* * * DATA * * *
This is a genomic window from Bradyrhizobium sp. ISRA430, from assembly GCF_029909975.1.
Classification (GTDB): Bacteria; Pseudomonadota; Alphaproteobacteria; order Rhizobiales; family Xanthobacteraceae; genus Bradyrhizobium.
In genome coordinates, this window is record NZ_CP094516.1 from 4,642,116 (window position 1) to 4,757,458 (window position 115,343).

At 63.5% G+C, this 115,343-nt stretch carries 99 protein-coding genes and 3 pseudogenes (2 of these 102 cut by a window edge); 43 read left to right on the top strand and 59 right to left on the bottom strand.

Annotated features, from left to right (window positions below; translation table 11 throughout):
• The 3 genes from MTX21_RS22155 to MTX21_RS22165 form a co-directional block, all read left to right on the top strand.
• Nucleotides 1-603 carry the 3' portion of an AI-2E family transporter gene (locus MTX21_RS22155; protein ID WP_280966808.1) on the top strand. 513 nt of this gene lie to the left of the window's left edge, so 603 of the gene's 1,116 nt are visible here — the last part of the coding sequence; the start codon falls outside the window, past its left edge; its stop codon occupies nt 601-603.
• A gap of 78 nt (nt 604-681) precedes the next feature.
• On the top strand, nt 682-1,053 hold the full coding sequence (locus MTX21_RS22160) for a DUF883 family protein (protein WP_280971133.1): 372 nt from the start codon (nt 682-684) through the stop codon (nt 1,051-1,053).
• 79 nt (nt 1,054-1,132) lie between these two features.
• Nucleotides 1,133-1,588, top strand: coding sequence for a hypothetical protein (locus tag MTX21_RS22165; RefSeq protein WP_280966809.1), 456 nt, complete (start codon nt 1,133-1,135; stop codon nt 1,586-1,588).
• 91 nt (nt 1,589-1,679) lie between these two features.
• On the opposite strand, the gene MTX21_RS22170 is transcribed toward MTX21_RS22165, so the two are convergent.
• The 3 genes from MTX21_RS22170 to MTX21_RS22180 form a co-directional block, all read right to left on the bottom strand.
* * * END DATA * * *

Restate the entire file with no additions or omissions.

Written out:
This is a genomic window from Bradyrhizobium sp. ISRA430, from assembly GCF_029909975.1.
Classification (GTDB): Bacteria; Pseudomonadota; Alphaproteobacteria; order Rhizobiales; family Xanthobacteraceae; genus Bradyrhizobium.
In genome coordinates, this window is record NZ_CP094516.1 from 4,642,116 (window position 1) to 4,757,458 (window position 115,343).

At 63.5% G+C, this 115,343-nt stretch carries 99 protein-coding genes and 3 pseudogenes (2 of these 102 cut by a window edge); 43 read left to right on the top strand and 59 right to left on the bottom strand.

Annotated features, from left to right (window positions below; translation table 11 throughout):
• The 3 genes from MTX21_RS22155 to MTX21_RS22165 form a co-directional block, all read left to right on the top strand.
• Nucleotides 1-603 carry the 3' portion of an AI-2E family transporter gene (locus MTX21_RS22155; protein ID WP_280966808.1) on the top strand. 513 nt of this gene lie to the left of the window's left edge, so 603 of the gene's 1,116 nt are visible here — the last part of the coding sequence; the start codon falls outside the window, past its left edge; its stop codon occupies nt 601-603.
• A gap of 78 nt (nt 604-681) precedes the next feature.
• On the top strand, nt 682-1,053 hold the full coding sequence (locus MTX21_RS22160) for a DUF883 family protein (protein WP_280971133.1): 372 nt from the start codon (nt 682-684) through the stop codon (nt 1,051-1,053).
• 79 nt (nt 1,054-1,132) lie between these two features.
• Nucleotides 1,133-1,588, top strand: coding sequence for a hypothetical protein (locus tag MTX21_RS22165; RefSeq protein WP_280966809.1), 456 nt, complete (start codon nt 1,133-1,135; stop codon nt 1,586-1,588).
• 91 nt (nt 1,589-1,679) lie between these two features.
• On the opposite strand, the gene MTX21_RS22170 is transcribed toward MTX21_RS22165, so the two are convergent.
• The 3 genes from MTX21_RS22170 to MTX21_RS22180 form a co-directional block, all read right to left on the bottom strand.